The Anti-Defamation League, B’nai B’rith International, the National Council of Jewish Women and the Reform movement all issued statements condemning the violence and demanding new gun control legislation.
Jonathan Greenblatt, the Anti-Defamation League national director said: “While we are still learning details and do not know the impetus for the killings, one thing is clear: the threat of mass violence against innocent civilians in America has not abated. This threat must be taken seriously.”
He called for the introduction of “tough, effective gun violence prevention measures.”
A statement by B’nai B’rith International said it was “well past” the time for bipartisan gun laws.
The organisation also said: “Though information about the shooter and his arsenal is still being uncovered, we have long held there is no acceptable, reasonable need for civilians to have access to large rounds of ammunition.”
Nancy Kaufman, chief executive of the National Council of Jewish Women, called added her voice to calls for action.
She added said “Federal lawmakers must act now to restrict access to automatic weapons, reject the current bill before Congress that would make it easier to buy silencers, and instead focus on how to make our communities and our country safer.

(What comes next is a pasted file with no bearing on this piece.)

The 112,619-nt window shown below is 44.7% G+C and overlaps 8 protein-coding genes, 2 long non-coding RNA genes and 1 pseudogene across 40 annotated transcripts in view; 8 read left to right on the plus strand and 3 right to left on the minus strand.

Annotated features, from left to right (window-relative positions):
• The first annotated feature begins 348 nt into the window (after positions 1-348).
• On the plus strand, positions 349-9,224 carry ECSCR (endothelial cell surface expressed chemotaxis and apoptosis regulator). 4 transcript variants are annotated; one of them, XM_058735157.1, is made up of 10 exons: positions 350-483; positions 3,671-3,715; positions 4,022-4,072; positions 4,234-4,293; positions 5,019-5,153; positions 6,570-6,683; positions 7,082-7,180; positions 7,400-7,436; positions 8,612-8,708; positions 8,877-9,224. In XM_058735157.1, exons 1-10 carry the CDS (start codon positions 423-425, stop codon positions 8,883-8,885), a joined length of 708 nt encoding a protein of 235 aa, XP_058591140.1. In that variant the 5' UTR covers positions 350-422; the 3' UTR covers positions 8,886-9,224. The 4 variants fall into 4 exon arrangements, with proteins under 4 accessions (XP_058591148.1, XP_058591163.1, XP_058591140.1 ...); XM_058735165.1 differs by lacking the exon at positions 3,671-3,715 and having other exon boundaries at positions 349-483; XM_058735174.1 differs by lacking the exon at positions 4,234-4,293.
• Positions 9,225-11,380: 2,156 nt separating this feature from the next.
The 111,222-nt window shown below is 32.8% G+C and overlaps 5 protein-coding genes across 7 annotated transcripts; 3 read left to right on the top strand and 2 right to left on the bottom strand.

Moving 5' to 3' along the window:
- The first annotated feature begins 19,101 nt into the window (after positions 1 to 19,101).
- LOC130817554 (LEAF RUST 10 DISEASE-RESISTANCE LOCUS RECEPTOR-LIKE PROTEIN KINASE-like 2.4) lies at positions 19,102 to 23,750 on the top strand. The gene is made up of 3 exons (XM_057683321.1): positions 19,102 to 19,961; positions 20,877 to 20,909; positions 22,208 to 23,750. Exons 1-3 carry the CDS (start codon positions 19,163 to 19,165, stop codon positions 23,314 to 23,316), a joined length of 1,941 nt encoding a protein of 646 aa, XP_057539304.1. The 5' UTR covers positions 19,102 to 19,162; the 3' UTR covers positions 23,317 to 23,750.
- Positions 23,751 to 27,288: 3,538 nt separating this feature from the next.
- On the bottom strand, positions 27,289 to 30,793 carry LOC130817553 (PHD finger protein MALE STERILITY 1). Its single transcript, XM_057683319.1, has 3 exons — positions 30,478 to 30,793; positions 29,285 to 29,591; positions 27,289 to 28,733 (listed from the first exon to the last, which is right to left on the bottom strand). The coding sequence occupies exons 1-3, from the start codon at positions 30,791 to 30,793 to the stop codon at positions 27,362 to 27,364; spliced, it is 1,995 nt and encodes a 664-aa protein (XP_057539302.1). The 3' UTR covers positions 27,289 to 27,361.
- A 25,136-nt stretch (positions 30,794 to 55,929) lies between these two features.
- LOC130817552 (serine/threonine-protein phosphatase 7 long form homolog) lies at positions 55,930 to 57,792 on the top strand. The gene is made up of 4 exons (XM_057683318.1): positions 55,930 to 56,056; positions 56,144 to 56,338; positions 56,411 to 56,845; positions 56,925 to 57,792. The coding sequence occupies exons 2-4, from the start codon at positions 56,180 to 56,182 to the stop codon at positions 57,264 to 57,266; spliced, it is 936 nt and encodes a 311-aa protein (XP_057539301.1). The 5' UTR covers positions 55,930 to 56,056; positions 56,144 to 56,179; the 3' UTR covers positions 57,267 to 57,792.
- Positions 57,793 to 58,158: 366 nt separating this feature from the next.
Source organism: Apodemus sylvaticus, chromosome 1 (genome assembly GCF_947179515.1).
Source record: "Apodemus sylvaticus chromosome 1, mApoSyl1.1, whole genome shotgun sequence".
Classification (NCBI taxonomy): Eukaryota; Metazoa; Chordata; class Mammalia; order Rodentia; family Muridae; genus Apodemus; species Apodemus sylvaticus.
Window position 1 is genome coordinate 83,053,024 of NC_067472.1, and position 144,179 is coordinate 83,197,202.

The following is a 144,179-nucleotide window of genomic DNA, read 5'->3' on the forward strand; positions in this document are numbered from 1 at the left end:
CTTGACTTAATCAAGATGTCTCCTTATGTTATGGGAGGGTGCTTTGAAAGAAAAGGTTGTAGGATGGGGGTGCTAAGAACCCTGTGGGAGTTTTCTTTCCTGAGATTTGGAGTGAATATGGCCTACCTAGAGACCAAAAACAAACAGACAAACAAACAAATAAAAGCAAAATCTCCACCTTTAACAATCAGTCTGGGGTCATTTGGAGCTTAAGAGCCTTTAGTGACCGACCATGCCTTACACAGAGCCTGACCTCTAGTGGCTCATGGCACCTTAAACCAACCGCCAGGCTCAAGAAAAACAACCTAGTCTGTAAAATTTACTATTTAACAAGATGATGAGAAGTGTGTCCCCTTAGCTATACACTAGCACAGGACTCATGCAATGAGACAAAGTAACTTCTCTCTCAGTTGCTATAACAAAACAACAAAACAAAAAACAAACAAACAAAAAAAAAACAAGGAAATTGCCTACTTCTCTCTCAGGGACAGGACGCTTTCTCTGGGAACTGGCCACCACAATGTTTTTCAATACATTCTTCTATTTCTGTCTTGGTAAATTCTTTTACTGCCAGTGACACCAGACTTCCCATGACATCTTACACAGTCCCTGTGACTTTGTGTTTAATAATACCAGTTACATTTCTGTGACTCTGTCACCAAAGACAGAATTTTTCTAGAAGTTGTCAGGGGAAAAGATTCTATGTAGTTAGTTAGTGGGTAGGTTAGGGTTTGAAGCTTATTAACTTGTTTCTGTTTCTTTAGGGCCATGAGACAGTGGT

“NCJW expects nothing less from our elected officials.”
Rabbi Rick Jacobs, president of the Union for Reform Judaism, said the mass shooting cannot be termed a random act of violence.
“Even before all the facts are known we know this: rather than revere gun rights our country must finally revere human life,” he said.
“We mourn those callously slaughtered in Las Vegas and pray for the wounded. But our prayers must be followed by action, long overdue limits to the easy access to fire arms.”
Stephen Paddock, the 64 year-old gunman responsible for America’s worst mass shooting was revealed to have fired as many as 19 weapons – including automatic and semi-automatic rifles – on concert goers from the vantage point of a 32nd floor hotel room in Los Vegas.
The lone-wolf attacker is reported to have waited for three days in his room before firing on the crowd of 22,000 people who had gathered for a music festival on the Las Vegas strip.
Police burst into the killer’s hotel room to find he had already shot.
Claims by the Islamic State group that Paddock had converted to Islam online months ago were not verified by the FBI who said there was no evidence linking him to any terror group.
Paddock was revealed to have been a retired accountant from the town of Mesquite, Nevada.
Fears that thousands of Israelis may have been caught up in the incident also proved unfounded.
The Israeli Foreign Ministry confirmed on Tuesday that all Israeli citizens had been accounted for after the tragedy that left 527 injured.
There are over 70,000 Jews and at least 19 synagogues in Las Vegas, according to the JewishVegas.com website.